Our WorkAbout UsOur ApproachThe Journal
Contact »
« Back to the journal
WordPress

Easy WordPress REST API debugging

By:

Mark Biek
Mark Biek

on 8/7/2017

Debugging is hard

Usually, debugging an endpoint goes a little like this:

1. Add some debug code to your REST endpoint
2. Go to your website
3. Fill out a form (or whatever)
4. Submit the form
5. Open the Chrome Inspector
6. Look at the response from the endpoint
7. Repeat

That’s too many steps!

If we only working on the back-end endpoint, we can simplify our debugging by sending the same request over and over using cURL on the command-line.

Grab your request data

The first step is to get a data payload and save it to a file so you can send it to your endpoint. (We’re assuming you’re sending and receiving JSON.)

You can craft one by hand if your endpoint is simple enough, but that’s usually not the case. Most of the time, it’s easier to grab the data from a browser request.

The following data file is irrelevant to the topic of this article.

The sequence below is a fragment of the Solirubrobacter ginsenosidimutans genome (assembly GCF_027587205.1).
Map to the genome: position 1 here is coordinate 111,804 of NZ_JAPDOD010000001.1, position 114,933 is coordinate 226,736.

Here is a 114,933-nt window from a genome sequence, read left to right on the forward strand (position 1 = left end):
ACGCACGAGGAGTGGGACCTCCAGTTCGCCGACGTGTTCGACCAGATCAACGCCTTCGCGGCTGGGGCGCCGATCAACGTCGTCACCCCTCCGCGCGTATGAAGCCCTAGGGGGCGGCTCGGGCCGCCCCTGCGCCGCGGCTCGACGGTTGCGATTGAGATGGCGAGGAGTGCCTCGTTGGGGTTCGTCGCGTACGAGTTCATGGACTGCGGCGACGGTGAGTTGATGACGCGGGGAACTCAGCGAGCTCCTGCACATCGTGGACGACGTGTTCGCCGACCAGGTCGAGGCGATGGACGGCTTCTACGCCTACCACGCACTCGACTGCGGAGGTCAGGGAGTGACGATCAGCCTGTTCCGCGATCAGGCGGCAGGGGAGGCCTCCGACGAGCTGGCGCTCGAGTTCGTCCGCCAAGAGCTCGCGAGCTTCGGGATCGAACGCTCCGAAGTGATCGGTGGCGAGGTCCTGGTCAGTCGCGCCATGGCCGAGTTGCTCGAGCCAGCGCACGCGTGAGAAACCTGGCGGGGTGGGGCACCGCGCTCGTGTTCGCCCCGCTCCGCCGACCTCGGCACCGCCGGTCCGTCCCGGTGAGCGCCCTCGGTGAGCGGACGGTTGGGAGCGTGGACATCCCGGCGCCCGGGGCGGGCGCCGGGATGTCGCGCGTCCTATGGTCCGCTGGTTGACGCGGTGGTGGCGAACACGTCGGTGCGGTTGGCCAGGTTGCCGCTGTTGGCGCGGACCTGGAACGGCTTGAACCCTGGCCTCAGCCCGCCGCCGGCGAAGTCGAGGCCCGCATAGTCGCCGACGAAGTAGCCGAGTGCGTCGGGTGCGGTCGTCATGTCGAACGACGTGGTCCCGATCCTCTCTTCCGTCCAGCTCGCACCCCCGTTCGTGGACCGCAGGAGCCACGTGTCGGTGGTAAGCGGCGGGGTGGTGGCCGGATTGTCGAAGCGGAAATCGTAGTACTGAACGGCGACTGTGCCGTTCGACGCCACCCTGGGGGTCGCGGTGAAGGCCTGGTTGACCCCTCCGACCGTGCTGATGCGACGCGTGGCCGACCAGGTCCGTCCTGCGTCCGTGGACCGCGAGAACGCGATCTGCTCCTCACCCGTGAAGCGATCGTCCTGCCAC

Chrome makes this super easy.

1. Open the Developer Tools and click on the Network tab

2. Click on your request in the list of network requests.

2017-07-31-at-9.10.54-AM-300x209.png

3. Click on the Headers tab and scroll down to “Request Payload” and click “View Source”

2017-07-31-at-9.11.03-AM-300x164.png

4. That will show you the raw JSON of your request which you can copy & paste into a file.

Make ALL THE REQUESTS

Once you have you JSON in a file (let’s say it’s called file.json), making the request is easy.

curl -X POST -d @file.json -H 'Content-Type: application/json' "http://myhost.com/wp-json/restendpoint"

Now you can easily make the same request over and over while you work on the endpoint. Plus you can put all kinds of debugging printouts in the endpoint and you can see the output.

Share to

Related Posts

WordPress
WordPress REST API: Secure ajax calls custom endpoints

By:Mark Biek on 5/9/2017

Here’s a handy guide to making secure ajax calls to custom REST endpoints. As you may have heard, the WordPress REST API is now included out-of-the-box as of WP 4.7.

Read More »
Custom Bootstrap Shortcodes for WordPress

By: Natalie Miller on 6/27/2017

Bootstrap shortcodes are a quick way to make your WordPress content more dynamic.

Read More »